On Transparency

I started Tidewater for lots of reasons, and the ideas that led to its creation have been percolating for a long time. Some of those ideas have been around since my early days working as a sommelier and wine buyer almost thirteen years ago. Others have surfaced fairly recently. I started chewing on the majority of them somewhere in between. The wine business has changed a lot over the years, but the lack of transparency in the trade is still what bothers me most. So I thought for this blog post I would do my best to illuminate what TWC is doing to shine a light on the business. To wit…

Transparency in Pricing. I use a sliding scale for everything in the Wine Shop. For Ponga Sauvignon Blanc, the least expensive wine in the Shop, I use a full retail markup of 40%. For the Ruinart Blanc de Blancs (heavenly) I use 28%. Hopefully by curating the wines I have already added some value. The Ruinart will smoke Dom Pérignon ($200) in a blind tasting. The Le Vieux Donjon will beat any Châteauneuf-du-Pape under $100. When you add the sliding scale I think TWC can compete with anyone in terms of value. I use the same brutal standards for wines that are priced in the $20-30 range. Not so many truly bad wines out there these days. The problem is the average ones.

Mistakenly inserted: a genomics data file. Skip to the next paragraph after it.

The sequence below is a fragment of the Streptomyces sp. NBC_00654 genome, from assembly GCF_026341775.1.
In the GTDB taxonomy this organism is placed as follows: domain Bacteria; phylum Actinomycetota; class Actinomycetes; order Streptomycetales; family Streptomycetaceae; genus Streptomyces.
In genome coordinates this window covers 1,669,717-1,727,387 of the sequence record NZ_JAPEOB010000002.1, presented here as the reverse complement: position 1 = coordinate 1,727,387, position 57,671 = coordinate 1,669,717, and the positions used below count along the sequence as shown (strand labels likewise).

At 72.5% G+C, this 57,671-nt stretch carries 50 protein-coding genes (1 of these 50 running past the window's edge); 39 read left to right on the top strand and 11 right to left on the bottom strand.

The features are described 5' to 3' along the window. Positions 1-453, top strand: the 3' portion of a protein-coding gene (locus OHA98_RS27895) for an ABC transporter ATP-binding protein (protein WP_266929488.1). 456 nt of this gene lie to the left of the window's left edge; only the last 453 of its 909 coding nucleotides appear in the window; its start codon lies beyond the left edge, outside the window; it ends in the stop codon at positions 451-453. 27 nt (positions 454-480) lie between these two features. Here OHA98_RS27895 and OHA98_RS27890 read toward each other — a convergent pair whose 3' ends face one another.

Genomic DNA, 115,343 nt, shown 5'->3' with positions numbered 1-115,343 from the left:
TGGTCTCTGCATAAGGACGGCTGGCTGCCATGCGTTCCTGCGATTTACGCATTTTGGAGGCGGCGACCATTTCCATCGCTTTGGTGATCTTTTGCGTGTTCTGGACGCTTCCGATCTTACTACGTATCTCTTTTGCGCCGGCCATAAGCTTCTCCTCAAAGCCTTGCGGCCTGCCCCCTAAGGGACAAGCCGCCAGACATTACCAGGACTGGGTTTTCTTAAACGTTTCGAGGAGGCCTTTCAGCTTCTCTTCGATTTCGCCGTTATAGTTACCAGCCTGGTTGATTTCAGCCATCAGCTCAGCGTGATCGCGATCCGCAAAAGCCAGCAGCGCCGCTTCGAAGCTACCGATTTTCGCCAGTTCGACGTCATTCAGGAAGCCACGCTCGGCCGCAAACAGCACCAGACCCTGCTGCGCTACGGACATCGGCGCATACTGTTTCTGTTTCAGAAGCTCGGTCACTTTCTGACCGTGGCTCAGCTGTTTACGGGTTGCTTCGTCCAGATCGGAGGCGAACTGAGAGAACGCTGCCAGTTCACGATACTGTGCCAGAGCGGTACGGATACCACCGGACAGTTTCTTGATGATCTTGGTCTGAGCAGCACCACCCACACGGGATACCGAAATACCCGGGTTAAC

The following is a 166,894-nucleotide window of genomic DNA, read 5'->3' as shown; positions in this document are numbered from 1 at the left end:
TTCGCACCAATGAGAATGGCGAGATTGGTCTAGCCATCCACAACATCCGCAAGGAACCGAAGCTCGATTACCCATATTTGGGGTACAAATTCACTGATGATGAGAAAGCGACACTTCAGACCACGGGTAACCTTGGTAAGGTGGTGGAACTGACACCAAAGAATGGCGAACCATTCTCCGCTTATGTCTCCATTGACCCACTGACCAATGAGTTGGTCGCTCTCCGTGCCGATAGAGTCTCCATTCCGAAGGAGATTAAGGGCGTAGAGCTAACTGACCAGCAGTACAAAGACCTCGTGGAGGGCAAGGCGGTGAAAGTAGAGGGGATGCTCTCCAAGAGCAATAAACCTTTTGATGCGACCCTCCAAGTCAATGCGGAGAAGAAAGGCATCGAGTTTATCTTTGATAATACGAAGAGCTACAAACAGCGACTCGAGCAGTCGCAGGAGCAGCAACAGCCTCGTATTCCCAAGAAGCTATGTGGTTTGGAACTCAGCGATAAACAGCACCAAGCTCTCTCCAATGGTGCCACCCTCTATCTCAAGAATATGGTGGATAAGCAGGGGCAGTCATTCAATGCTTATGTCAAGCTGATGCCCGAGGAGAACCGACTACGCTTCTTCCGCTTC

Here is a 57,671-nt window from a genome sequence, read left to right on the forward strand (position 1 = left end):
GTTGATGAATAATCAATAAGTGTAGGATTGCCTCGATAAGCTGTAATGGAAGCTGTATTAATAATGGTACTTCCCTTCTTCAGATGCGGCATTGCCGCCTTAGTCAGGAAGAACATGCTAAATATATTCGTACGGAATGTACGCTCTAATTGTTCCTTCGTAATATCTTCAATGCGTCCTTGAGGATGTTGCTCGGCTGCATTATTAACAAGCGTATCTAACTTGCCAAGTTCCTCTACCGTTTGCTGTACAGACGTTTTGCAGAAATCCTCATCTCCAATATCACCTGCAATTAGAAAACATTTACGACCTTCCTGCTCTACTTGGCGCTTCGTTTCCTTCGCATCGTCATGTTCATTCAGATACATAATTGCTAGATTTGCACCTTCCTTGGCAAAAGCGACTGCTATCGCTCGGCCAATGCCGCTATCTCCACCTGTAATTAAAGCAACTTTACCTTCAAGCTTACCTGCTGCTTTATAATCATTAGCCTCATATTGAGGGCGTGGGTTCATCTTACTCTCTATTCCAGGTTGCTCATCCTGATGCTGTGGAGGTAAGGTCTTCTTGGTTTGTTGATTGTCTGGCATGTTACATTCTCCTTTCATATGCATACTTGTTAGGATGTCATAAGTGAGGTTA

Transparency in Information. The snobby sommelier with a tastevin around his neck may have been replaced with a bearded hipster who only drinks “natural wine”, but wine aficionados have always loved being gatekeepers. Personally, I would rather hand off the keys. There is an enormous amount of arcane knowledge out there, some of which is useful, some of which is not. I’ll continue to use the blog and Wine Shop to illuminate wines and regions that deserve reflection. But there are no sacred cows at Tidewater. There are some wines and wine myths that simply have it coming. 

Transparency in Special Offers. I am very happy to pass on special offers or “deals” that actually represent value. This includes back vintages, truly rare wines, or special pricing on wines that were already excellent at their usual price. But I want to avoid the kind of email blasts that clog your inbox and, frankly, undermine the credibility of the wine seller. If every wine is a “must buy” then none of them are. An average quality wine at $50 is still an average wine at $35 and your dollars should be spent elsewhere. Beware of offers that seem too good to be true, and if you see the word “blockbuster” anywhere in the offer you should run away screaming. 

Lastly I would encourage all Tidewater members to reach out with questions, comments, or concerns. No one who starts a wine business hates talking about wine, and the only thing more useful to me than a glowing review of a wine is a thoughtful note about why one fell short of expectations. 



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